Employers to Become Equal Partners in Immigration as Quiet Revolution Continues
By Sharaf Sultan
The Federal Government late last week signalled in no uncertain terms its determination to forge ahead with fundamental reforms to the immigration system.
The government has over the last few years been on something of a mission to reform a system that has traditionally focused primarily on permanent residency, including the “family class”, into one increasingly designed to facilitate the entry of workers to meet specific labour market shortages. The changes have been aimed at addressing what both statistics and employers have been saying for some time: Canada is not producing enough skilled workers to service rapidly expanding industries, such as the oil and gas sectors.
As I have discussed in previous postings, last April fundamental changes to the Temporary Foreign Worker Program (the “TFWP”) came into effect. These changes spelled out strict rules for employers to ensure their compliance with immigration rules. Employers that stray from the rules through, for example, not adhering to pre-approved wages or working conditions, can find themselves subject to various sanctions, such as heavy fines or, worse, a ban against hiring foreign workers.
The resulting modifications to immigration laws, such as these most recent changes to the TFWP, seem to be having their intended effect as the number of temporary foreign workers has in recent years climbed to the point where they now exceed the number of permanent residents accepted each year.
With great power comes great responsibility
The Federal Government’s announcement of last week appears to signal a continuing determination that employers will play an increasingly central role in deciding who can immigrate to Canada.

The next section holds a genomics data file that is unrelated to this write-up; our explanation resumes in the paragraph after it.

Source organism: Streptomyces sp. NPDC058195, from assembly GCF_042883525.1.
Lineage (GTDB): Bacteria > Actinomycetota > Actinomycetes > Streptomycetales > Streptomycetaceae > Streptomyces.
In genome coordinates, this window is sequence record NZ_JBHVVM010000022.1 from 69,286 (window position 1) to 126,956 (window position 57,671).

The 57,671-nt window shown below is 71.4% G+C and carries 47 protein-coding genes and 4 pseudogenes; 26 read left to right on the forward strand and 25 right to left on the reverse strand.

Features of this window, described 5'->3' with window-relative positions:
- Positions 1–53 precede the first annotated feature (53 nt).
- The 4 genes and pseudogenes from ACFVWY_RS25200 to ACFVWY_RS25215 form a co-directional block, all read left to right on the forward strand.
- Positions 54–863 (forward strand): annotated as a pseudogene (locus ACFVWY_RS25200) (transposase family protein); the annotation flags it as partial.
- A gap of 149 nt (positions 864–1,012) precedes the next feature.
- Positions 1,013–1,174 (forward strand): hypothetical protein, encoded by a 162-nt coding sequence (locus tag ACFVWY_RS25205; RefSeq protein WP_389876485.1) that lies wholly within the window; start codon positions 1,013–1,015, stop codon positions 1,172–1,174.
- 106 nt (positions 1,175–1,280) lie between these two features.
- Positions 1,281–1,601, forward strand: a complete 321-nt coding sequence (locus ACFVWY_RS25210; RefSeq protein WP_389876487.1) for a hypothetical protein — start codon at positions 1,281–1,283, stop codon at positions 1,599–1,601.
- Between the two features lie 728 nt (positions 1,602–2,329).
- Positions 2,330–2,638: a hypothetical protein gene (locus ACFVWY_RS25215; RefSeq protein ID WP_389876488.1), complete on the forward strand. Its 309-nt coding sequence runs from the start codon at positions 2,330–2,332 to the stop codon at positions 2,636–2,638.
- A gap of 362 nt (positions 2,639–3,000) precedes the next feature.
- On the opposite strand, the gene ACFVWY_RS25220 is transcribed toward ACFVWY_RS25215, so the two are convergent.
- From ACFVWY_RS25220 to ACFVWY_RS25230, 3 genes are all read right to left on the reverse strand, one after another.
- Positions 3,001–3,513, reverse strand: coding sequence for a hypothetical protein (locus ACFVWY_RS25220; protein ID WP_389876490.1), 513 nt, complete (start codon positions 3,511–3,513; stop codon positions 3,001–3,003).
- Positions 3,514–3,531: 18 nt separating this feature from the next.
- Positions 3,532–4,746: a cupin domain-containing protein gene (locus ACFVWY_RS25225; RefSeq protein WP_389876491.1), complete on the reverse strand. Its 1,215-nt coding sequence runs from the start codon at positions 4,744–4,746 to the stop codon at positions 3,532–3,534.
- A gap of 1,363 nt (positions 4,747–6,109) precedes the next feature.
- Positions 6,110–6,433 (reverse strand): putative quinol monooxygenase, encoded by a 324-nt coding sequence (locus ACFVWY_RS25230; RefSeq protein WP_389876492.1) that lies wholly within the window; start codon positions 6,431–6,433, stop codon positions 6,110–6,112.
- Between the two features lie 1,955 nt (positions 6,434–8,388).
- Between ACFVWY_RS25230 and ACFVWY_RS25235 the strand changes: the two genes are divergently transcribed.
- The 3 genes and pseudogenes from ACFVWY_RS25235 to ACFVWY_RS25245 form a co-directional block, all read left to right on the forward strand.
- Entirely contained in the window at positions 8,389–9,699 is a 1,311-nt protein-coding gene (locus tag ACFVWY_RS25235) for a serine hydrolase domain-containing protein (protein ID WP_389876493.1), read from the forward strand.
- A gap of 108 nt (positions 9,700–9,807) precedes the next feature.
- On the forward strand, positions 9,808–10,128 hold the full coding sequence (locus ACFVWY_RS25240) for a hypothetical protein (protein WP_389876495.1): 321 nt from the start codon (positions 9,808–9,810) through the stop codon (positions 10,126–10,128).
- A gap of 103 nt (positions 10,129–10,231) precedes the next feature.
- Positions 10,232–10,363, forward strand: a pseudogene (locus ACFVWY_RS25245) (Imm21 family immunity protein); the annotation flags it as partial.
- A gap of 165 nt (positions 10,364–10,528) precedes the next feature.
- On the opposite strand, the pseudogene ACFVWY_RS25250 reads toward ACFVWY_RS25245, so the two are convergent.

The changes are nothing less than revolutionary. All indications are that at least some of the notoriously creaky wheels of the immigration process will be deliberately lubricated to facilitate an expedited entry of workers to satisfy employer needs for skilled workers. Specifically, the government will ensure that employers get their choice of workers quicker, a kind of “just in time” system designed to speed up the entry of workers to support commercial operations.
Assuming the proposed changes come to fruition, it is clear that, while employers will play a greater role in the immigration system to secure desired employees, employers will have equally enhanced responsibilities to adhere to the increasingly complex regulatory environment surrounding immigration. This means that employers would be wise to increasingly integrate immigration into overall Human Resources decision making, policy design, as well as overall execution. Immigration will eventually cease to be a “one-off” issue but rather be part of comprehensive operational planning and ongoing compliance. Revolutionary? Perhaps not, but a significant change nonetheless.